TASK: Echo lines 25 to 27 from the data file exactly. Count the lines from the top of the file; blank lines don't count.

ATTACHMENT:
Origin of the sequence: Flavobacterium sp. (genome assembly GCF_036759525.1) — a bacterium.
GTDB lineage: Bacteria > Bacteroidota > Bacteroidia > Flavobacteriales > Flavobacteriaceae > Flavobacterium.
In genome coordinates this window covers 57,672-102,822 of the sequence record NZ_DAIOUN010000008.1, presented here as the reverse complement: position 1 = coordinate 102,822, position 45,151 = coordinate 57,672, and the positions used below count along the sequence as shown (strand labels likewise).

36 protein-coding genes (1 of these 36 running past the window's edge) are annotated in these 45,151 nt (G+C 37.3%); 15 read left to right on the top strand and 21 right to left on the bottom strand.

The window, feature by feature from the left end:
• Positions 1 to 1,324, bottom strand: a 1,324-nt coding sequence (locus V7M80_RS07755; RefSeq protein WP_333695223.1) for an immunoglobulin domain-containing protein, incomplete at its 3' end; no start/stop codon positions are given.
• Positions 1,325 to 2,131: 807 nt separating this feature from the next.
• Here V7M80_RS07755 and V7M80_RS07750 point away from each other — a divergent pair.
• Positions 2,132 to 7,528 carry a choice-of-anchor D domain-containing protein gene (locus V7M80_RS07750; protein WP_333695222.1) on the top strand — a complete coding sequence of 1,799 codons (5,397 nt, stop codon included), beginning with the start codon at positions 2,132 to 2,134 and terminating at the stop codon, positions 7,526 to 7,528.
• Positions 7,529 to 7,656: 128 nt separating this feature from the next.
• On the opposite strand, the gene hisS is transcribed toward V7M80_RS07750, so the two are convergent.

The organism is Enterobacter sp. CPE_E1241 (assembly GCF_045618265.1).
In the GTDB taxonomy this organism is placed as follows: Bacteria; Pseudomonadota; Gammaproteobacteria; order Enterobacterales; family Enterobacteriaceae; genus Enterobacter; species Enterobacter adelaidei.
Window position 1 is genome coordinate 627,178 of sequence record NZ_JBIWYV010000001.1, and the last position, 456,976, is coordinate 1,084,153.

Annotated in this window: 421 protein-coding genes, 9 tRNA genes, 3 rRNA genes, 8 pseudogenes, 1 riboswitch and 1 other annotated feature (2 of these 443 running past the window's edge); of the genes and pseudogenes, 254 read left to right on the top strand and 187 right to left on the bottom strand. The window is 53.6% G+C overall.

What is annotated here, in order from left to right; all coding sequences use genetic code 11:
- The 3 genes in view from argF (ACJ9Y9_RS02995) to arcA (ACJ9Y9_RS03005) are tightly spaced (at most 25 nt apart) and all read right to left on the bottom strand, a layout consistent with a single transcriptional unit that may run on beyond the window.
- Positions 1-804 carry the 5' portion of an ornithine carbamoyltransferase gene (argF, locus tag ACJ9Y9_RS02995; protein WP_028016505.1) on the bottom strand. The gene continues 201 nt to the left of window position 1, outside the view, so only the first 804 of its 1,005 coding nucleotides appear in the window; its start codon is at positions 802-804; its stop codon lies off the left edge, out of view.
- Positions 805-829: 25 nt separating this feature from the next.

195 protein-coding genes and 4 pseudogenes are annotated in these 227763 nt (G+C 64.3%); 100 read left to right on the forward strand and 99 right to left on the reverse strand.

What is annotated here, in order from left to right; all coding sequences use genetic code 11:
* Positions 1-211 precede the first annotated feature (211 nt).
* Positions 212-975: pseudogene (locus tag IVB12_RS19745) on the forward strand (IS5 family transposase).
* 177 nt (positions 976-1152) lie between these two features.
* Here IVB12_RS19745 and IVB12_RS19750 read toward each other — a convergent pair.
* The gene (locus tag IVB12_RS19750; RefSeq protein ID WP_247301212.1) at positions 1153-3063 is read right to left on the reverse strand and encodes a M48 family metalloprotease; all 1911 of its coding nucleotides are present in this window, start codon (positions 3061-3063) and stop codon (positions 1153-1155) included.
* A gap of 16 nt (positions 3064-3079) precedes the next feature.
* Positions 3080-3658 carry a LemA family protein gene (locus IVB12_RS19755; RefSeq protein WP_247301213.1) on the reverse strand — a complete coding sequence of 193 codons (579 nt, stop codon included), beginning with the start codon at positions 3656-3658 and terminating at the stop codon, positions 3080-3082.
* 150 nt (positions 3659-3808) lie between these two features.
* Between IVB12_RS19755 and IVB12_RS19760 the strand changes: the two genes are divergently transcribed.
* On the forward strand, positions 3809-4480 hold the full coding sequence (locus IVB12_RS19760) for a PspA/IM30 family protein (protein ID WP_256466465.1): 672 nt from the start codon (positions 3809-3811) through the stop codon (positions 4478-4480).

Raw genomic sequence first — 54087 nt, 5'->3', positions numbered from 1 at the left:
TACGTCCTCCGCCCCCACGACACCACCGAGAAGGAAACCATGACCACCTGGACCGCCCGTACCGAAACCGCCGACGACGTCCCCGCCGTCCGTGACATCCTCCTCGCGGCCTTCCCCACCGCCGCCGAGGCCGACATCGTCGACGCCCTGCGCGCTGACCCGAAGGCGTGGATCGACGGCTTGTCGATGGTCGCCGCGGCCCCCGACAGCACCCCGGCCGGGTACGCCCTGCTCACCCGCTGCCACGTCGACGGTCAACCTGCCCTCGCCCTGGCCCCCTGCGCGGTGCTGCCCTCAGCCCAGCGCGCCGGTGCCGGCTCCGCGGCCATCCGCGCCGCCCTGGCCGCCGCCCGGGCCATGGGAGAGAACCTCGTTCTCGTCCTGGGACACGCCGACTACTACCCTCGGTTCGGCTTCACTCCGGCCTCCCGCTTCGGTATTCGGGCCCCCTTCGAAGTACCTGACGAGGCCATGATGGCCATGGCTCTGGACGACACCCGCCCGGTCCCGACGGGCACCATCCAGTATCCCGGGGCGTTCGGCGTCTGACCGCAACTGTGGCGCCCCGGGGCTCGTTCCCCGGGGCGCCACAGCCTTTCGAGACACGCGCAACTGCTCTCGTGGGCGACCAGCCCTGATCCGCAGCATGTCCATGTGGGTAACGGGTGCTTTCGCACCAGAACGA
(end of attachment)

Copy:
* Here IVB12_RS19745 and IVB12_RS19750 read toward each other — a convergent pair.
* The gene (locus tag IVB12_RS19750; RefSeq protein ID WP_247301212.1) at positions 1153-3063 is read right to left on the reverse strand and encodes a M48 family metalloprotease; all 1911 of its coding nucleotides are present in this window, start codon (positions 3061-3063) and stop codon (positions 1153-1155) included.
* A gap of 16 nt (positions 3064-3079) precedes the next feature.